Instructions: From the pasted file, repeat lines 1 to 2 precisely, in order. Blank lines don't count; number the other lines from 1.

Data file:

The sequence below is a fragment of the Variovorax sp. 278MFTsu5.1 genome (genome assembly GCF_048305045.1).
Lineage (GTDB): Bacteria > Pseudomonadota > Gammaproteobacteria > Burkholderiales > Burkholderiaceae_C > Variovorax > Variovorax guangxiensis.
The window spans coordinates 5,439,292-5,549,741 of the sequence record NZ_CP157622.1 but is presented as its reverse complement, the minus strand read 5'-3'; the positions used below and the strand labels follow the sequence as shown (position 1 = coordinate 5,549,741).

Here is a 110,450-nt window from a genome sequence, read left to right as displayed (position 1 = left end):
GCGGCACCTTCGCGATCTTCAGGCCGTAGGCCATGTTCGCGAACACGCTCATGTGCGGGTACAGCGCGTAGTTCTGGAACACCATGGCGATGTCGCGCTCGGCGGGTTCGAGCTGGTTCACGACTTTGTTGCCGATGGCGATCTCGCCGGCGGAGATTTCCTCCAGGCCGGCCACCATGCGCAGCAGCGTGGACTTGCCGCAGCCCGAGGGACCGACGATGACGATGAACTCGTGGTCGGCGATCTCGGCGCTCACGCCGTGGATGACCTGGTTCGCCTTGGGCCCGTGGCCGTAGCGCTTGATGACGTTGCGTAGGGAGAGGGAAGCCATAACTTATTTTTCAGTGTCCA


The sequence below is a fragment of the Variovorax sp. 278MFTsu5.1 genome (genome assembly GCF_048305045.1).
Lineage (GTDB): Bacteria > Pseudomonadota > Gammaproteobacteria > Burkholderiales > Burkholderiaceae_C > Variovorax > Variovorax guangxiensis.